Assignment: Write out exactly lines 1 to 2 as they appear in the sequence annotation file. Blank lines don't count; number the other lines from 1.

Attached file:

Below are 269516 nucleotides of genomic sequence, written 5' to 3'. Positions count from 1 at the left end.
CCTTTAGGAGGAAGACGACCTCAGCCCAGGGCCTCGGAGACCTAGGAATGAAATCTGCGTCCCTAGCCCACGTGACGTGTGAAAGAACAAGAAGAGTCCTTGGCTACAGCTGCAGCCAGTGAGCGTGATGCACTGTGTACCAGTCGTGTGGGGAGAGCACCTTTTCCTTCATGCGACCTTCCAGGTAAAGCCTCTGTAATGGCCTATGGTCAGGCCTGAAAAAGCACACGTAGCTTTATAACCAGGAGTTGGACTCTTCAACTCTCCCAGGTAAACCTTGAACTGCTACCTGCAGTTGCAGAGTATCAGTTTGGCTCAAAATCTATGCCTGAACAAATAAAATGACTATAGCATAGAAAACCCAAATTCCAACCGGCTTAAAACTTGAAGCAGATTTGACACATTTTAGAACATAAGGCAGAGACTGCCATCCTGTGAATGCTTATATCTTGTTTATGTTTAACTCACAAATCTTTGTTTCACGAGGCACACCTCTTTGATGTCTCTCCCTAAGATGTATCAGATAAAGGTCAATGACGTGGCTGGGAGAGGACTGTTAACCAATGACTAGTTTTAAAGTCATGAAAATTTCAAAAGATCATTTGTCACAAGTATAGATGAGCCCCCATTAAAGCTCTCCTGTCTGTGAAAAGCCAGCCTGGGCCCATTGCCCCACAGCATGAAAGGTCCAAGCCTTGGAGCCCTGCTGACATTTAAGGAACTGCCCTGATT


Below are 269516 nucleotides of genomic sequence, written 5' to 3'. Positions count from 1 at the left end.
CCTTTAGGAGGAAGACGACCTCAGCCCAGGGCCTCGGAGACCTAGGAATGAAATCTGCGTCCCTAGCCCACGTGACGTGTGAAAGAACAAGAAGAGTCCTTGGCTACAGCTGCAGCCAGTGAGCGTGATGCACTGTGTACCAGTCGTGTGGGGAGAGCACCTTTTCCTTCATGCGACCTTCCAGGTAAAGCCTCTGTAATGGCCTATGGTCAGGCCTGAAAAAGCACACGTAGCTTTATAACCAGGAGTTGGACTCTTCAACTCTCCCAGGTAAACCTTGAACTGCTACCTGCAGTTGCAGAGTATCAGTTTGGCTCAAAATCTATGCCTGAACAAATAAAATGACTATAGCATAGAAAACCCAAATTCCAACCGGCTTAAAACTTGAAGCAGATTTGACACATTTTAGAACATAAGGCAGAGACTGCCATCCTGTGAATGCTTATATCTTGTTTATGTTTAACTCACAAATCTTTGTTTCACGAGGCACACCTCTTTGATGTCTCTCCCTAAGATGTATCAGATAAAGGTCAATGACGTGGCTGGGAGAGGACTGTTAACCAATGACTAGTTTTAAAGTCATGAAAATTTCAAAAGATCATTTGTCACAAGTATAGATGAGCCCCCATTAAAGCTCTCCTGTCTGTGAAAAGCCAGCCTGGGCCCATTGCCCCACAGCATGAAAGGTCCAAGCCTTGGAGCCCTGCTGACATTTAAGGAACTGCCCTGATT